Greatness, generally speaking, is an unusual quantity of a usual quality grafted upon a common man.
~ William Allen White
Chills go up my spine when I am told that greatness cannot be achieved by just anyone or not everyone can be a leader. My internal response is always, “Who says?” Instead, I bite my tongue and explain that I have dedicated my life’s work to creating a new view of leadership that will provide fertile ground for all children to thrive by empowering the leader within everyone.
Simply put, the root of the word leadership is lead; meaning to guide and direct. A leader is someone or something that guides and directs, and leadership is the action a leader takes.
It’s true some people don’t demonstrate great leadership or any qualities that we think of as leadership. However, we are the one constant guide directing our life. When we don’t express our true leadership we are either going in the wrong direction or abdicating the responsibility for our life to someone else or circumstance.
There are plenty of celebrity “greats” in the entertainment, sports, and political fields that have fallen from grace for a lack of personal leadership skills and responsibility. With all the outward appearances, it’s quite possible they have yet to experience the true leader within.
Nonetheless, the kind of leadership I am referring to is the personal kind that leads to sprouting greatness.
Fortunately, there is a new light shed on the age-old debate of nature versus nurture. The University of Oregon Brain Development Lab now has evidence-based science that shows “virtually every aspect of the development of the human brain, and the sensory, cognitive, social and emotional skills that it supports, is shaped by experience (i.e. input from the environment).” Source: changingbrains.org
I do agree that in some fields, regardless of how much you practice, you may not achieve greatness when you lack an innate talent. For example, I love to sing, but I have no innate gift, and it is doubtful I would ever be considered a great singer, except maybe by my granddaughter when we sing together off-key. Now that, she is three, even she may be able to differentiate my lack of talent in this arena.
Recently while singing together, she said, “Grandma, stop.” I chuckled and allowed her to sing alone to the rest of the song. It could be because I was singing off-key or she enjoyed hearing just her own voice, or maybe she just wanted to be performing for me. Regardless, I wouldn’t dream of telling my granddaughter she is not a great singer, and no doubt she was directing me at that moment.
In an article, What Makes Leaders GREAT, author Tricia Bisoux stated, “According to business educators, the deeper they delve into what makes great leaders, the more they realize that true leadership cannot be transmitted to students as a neat bundle of skills or delivered via a series of guest lecturers and discussions. So says Terry Pearce, author of Leading Out Loud and instructor at the Haas School of Business at the University of California at Berkeley and the London School of Business. True leadership, he emphasizes, must be experienced, not taught.”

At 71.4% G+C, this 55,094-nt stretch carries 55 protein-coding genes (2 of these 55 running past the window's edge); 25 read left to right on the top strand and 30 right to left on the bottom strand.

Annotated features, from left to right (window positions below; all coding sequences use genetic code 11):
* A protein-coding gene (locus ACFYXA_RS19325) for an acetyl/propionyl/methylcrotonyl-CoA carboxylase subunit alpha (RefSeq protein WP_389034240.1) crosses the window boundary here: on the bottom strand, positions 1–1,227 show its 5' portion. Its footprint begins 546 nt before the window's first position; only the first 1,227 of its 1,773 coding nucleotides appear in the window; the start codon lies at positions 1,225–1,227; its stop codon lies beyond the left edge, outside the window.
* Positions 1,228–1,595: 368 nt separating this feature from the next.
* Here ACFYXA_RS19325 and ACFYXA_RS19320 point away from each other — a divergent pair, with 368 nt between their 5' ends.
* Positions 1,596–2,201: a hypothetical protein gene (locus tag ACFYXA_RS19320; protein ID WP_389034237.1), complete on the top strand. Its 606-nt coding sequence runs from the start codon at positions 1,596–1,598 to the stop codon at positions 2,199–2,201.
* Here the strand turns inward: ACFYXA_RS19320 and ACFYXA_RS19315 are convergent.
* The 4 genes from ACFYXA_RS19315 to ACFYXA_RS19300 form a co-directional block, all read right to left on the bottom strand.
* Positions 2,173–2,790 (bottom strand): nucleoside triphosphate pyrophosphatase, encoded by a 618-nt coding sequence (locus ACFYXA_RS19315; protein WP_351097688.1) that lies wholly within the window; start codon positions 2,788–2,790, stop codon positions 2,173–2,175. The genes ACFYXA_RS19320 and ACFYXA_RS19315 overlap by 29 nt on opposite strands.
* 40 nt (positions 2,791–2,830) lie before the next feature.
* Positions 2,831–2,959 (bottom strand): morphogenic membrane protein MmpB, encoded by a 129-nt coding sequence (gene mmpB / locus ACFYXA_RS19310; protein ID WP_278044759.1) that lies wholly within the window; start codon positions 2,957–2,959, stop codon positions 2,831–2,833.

Greatness as well is not just a matter of possessing some phenomenal talent that achieves notoriety or gaining some skill; it is a matter of achieving a personal best as a human being.
The definition of great, as it relates to persons, is markedly superior or noble in character. The character qualities of greatness, as well as great leadership, are available to everyone as a way of BEING:
- Gracious – courteous and kind
- Respectful – polite and civil
- Empathetic –compassionate and warm
- Accountable – responsible and answerable
- Trustworthy – reliable and dependable
- Neighborly – amiable and friendly
- Extraordinary – exceptional and unique
- Sincere – genuine and heartfelt
- Serene – calm and composed
What then makes a great boss, teacher, parent, or grandparent? It is who they are being and what you see and experience when you are around them. That is because leadership and greatness go hand-in-hand.
Therefore, one can achieve greatness in some career or hobby, but whether one chooses to BE a great person is the key.
Sowing these qualities into your everyday life will afford you the opportunity of being a great person and leader, which is especially important for children around you. As the science now shows, in fertile ground a child’s brain will emulate the experience. The same is true of rocky soil, but it need not be that way, when you sow the seeds of personal GREATNESS making leadership assessable to everyone.
There is no greater gift for all those around you than to experience the love, joy and power of your true leadership.
Debra J. Slover is an award winning author and founder of the Leadership Garden® Legacy. Her goal is to seed and nurture personal leadership at home, in school, the community, and workplace through the U.N.I.Q.U.E. series of youth and adult leadership empowerment books. An educator, speaker, coach, and philanthropist advocating for the creation of positive climates to practice leadership, her expertise stems from 34 years empowering youth and adult leadership in school and community environments. A mother of five/grandmother of seven, she resides with her husband in Albany, Oregon. Visit: www.LeadershipGardenLegacy.com